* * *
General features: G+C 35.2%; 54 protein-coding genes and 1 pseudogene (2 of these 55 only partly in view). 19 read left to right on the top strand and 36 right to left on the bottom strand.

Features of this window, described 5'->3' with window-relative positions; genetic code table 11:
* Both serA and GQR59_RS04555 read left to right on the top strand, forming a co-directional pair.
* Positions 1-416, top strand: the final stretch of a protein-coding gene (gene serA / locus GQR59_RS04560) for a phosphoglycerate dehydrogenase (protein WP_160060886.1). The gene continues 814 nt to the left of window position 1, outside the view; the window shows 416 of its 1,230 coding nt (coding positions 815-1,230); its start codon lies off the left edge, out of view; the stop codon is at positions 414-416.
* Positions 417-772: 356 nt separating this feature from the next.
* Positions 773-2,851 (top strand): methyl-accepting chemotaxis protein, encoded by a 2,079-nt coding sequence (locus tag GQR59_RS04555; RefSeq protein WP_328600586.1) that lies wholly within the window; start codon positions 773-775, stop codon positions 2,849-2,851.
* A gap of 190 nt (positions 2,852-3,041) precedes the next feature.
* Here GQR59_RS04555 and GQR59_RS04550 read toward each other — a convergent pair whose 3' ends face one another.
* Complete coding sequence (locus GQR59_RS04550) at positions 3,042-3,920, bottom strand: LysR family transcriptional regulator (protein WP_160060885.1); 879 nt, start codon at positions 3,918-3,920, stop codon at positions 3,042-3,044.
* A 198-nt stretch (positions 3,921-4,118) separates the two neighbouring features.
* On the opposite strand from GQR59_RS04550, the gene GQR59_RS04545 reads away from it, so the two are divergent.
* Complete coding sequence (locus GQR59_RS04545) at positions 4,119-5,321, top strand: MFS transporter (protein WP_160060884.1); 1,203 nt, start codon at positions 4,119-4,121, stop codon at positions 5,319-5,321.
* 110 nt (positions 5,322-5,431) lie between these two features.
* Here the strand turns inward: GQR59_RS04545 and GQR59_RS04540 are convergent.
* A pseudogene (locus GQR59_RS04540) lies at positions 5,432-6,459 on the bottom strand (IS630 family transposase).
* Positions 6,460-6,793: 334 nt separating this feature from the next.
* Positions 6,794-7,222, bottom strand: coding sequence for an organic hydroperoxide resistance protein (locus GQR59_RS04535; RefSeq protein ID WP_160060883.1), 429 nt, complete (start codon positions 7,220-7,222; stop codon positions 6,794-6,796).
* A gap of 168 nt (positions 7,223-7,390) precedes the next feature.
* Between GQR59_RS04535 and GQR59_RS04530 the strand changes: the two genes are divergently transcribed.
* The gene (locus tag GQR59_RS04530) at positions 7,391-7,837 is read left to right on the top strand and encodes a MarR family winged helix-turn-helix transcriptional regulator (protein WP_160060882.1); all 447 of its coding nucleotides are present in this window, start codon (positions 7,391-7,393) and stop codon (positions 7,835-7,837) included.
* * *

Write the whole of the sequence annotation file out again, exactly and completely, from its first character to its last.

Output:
General features: G+C 35.2%; 54 protein-coding genes and 1 pseudogene (2 of these 55 only partly in view). 19 read left to right on the top strand and 36 right to left on the bottom strand.

Features of this window, described 5'->3' with window-relative positions; genetic code table 11:
* Both serA and GQR59_RS04555 read left to right on the top strand, forming a co-directional pair.
* Positions 1-416, top strand: the final stretch of a protein-coding gene (gene serA / locus GQR59_RS04560) for a phosphoglycerate dehydrogenase (protein WP_160060886.1). The gene continues 814 nt to the left of window position 1, outside the view; the window shows 416 of its 1,230 coding nt (coding positions 815-1,230); its start codon lies off the left edge, out of view; the stop codon is at positions 414-416.
* Positions 417-772: 356 nt separating this feature from the next.
* Positions 773-2,851 (top strand): methyl-accepting chemotaxis protein, encoded by a 2,079-nt coding sequence (locus tag GQR59_RS04555; RefSeq protein WP_328600586.1) that lies wholly within the window; start codon positions 773-775, stop codon positions 2,849-2,851.
* A gap of 190 nt (positions 2,852-3,041) precedes the next feature.
* Here GQR59_RS04555 and GQR59_RS04550 read toward each other — a convergent pair whose 3' ends face one another.
* Complete coding sequence (locus GQR59_RS04550) at positions 3,042-3,920, bottom strand: LysR family transcriptional regulator (protein WP_160060885.1); 879 nt, start codon at positions 3,918-3,920, stop codon at positions 3,042-3,044.
* A 198-nt stretch (positions 3,921-4,118) separates the two neighbouring features.
* On the opposite strand from GQR59_RS04550, the gene GQR59_RS04545 reads away from it, so the two are divergent.
* Complete coding sequence (locus GQR59_RS04545) at positions 4,119-5,321, top strand: MFS transporter (protein WP_160060884.1); 1,203 nt, start codon at positions 4,119-4,121, stop codon at positions 5,319-5,321.
* 110 nt (positions 5,322-5,431) lie between these two features.
* Here the strand turns inward: GQR59_RS04545 and GQR59_RS04540 are convergent.
* A pseudogene (locus GQR59_RS04540) lies at positions 5,432-6,459 on the bottom strand (IS630 family transposase).
* Positions 6,460-6,793: 334 nt separating this feature from the next.
* Positions 6,794-7,222, bottom strand: coding sequence for an organic hydroperoxide resistance protein (locus GQR59_RS04535; RefSeq protein ID WP_160060883.1), 429 nt, complete (start codon positions 7,220-7,222; stop codon positions 6,794-6,796).
* A gap of 168 nt (positions 7,223-7,390) precedes the next feature.
* Between GQR59_RS04535 and GQR59_RS04530 the strand changes: the two genes are divergently transcribed.
* The gene (locus tag GQR59_RS04530) at positions 7,391-7,837 is read left to right on the top strand and encodes a MarR family winged helix-turn-helix transcriptional regulator (protein WP_160060882.1); all 447 of its coding nucleotides are present in this window, start codon (positions 7,391-7,393) and stop codon (positions 7,835-7,837) included.